that supplementation with preformed vitamin

A may down-regulate the secretion of specific proinflammatory

cytokines such as TNF- a and Il-6 by

macrophages.[23]

Acute respiratory distress syndrome (ARDS)

accompanied by respiratory failure is a major cause

of death from COVID-19.[24][25] Treatments to

combat respiratory failure are urgently needed.

In vitro and in vivo studies have found that IgA

antibodies can neutralize intracellular pathogens

including viruses by inhibiting or blocking their

attachment to epithelial cells.[26][27][28] Researchers

studying the acute humoral response to

SARS-CoV-2 in serum and bronchoalveolar fluid

of 145 patients with COVID-19 reported that early

SARS-CoV-2 specific humoral responses were

found to be typically dominated by antibodies of

the IgA isotype.[29] Furthermore, the subjects who

had the highest levels of IgA against the spike protein

for SARS-CoV-2 were the ones who had the

greatest ability to neutralize the virus. Vitamin A

deficiency has been shown to inhibit the production

of influenza-specific IgA in mice.[30] Furthermore,

vitamin A supplementation has been shown to increase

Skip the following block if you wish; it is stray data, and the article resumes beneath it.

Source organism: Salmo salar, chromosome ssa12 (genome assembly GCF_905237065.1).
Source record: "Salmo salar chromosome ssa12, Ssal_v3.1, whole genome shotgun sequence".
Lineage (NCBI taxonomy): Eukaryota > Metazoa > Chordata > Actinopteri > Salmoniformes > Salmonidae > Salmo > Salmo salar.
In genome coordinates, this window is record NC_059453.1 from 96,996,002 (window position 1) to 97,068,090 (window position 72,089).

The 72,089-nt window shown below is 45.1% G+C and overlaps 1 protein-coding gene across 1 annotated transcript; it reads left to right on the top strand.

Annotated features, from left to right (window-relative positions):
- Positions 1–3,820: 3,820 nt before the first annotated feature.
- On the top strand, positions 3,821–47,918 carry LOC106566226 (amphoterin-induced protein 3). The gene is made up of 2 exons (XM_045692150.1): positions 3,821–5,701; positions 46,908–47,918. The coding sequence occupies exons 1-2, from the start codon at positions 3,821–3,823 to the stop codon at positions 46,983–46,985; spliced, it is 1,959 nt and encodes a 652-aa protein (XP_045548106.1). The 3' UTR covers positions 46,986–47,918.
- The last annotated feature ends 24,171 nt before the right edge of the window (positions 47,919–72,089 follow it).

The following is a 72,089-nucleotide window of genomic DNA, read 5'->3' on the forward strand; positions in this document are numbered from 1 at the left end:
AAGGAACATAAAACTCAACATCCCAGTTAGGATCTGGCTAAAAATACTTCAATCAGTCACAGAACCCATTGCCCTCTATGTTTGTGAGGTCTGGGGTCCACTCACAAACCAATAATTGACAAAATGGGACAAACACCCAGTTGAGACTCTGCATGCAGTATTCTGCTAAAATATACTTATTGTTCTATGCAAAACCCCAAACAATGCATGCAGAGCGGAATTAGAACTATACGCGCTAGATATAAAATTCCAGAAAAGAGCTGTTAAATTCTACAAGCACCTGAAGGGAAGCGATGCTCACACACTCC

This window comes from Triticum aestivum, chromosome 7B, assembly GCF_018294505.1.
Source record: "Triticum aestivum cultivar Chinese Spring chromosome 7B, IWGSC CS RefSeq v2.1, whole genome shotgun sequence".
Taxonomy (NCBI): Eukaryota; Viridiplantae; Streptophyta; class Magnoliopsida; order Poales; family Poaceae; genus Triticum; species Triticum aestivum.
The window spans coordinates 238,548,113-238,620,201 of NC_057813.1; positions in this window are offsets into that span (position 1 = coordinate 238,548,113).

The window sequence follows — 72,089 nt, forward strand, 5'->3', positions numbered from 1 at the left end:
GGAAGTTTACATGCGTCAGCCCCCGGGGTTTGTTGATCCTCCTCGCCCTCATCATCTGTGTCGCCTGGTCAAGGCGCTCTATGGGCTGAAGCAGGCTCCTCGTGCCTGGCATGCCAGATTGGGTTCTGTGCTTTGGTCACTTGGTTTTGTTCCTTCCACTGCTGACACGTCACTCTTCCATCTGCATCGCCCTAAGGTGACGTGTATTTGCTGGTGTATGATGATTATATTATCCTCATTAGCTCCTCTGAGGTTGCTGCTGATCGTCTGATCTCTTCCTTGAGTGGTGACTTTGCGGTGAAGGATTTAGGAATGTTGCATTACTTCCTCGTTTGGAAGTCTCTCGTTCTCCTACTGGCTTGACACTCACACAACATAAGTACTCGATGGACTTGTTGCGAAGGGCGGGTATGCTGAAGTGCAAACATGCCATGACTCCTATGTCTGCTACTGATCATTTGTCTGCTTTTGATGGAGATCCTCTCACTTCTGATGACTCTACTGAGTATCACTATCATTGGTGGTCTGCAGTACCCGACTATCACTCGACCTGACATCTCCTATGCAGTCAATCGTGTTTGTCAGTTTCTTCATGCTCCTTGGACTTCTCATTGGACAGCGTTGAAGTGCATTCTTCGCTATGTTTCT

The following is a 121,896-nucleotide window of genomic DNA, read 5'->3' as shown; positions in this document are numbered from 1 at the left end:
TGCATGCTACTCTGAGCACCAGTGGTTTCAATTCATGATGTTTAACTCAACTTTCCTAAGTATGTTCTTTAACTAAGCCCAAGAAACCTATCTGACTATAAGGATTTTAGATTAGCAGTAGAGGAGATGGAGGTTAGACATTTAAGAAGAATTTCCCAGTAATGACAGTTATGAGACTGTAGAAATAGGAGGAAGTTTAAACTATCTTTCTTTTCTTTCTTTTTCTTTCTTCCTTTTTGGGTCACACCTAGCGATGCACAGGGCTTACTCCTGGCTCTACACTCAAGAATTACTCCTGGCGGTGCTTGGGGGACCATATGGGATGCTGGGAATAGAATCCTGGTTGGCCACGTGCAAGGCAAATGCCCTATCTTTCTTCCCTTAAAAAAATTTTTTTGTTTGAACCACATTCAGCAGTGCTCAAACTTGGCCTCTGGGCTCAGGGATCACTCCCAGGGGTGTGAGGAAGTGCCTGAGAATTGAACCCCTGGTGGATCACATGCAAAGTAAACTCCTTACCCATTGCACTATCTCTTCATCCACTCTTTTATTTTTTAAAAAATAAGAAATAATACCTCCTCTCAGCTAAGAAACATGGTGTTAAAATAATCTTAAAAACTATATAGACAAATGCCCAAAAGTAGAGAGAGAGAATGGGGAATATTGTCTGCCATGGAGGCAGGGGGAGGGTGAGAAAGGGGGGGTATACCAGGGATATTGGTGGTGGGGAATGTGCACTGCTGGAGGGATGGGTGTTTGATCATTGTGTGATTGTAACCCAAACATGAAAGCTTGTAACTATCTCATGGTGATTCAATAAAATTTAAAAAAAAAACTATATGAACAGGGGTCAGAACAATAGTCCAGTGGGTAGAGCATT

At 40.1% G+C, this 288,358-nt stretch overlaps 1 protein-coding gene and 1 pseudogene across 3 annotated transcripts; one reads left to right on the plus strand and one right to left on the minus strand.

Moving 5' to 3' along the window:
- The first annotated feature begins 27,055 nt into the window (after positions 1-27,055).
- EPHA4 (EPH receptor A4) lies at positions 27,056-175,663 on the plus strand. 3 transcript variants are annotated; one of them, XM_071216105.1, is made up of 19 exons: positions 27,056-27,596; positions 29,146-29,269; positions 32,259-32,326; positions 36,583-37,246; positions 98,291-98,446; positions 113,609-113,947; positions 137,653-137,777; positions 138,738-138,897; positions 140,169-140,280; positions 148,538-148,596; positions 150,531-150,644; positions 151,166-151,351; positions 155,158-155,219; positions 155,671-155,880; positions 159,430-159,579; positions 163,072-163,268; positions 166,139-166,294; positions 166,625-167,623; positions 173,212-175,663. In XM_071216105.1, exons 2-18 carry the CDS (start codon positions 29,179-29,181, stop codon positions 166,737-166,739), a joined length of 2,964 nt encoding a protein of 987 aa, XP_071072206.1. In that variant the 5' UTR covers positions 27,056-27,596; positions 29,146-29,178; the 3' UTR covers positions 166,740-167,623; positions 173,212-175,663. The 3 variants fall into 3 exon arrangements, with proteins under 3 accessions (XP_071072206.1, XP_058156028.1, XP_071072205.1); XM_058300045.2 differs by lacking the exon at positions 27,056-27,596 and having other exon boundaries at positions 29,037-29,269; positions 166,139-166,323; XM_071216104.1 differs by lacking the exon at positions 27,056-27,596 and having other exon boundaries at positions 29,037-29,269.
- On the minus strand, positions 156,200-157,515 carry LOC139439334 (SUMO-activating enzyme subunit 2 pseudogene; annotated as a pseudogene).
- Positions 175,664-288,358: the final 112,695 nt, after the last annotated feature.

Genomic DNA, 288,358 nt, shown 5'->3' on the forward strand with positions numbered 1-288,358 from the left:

IgA levels.[31]

4.2 Vitamin C (Ascorbate)

A Chinese report of intravenous vitamin C (IVC)

infusion for 50 moderate to severe COVID-19 subjects

found all patients eventually recovered and

discharged from the hospital. The subjects were

given between 10 and 20 g of IVC per day over a

period of 8-10 hours.[32] In 2017, Paul Marik, M.D.

developed a protocol for treating septic patients

with IV vitamin C, thiamine, and hydrocortisone.

The early use of vitamin C along with thiamine

and hydrocortisone were found to be effective at

preventing progressive organ dysfunction including

kidney injury and in reducing mortality of patients

with severe sepsis and septic shock. In CITRIS-ALI

researchers reported a trial where ARDS patients

were randomized to receive IV ascorbic acid or

placebo every six hours for 4 days. Patients had

to develop ARDS within 24 hours of I CU admission.

The authors reported a reduction in 28-day

all-cause mortality rate in those receiving IV vitamin

C: 29.8% mortality in the treatment group

versus 46.3% mortality in the placebo group.[33]

COVID-19 patients are characterized by elevated

levels of inflammatory markers and oxidative stress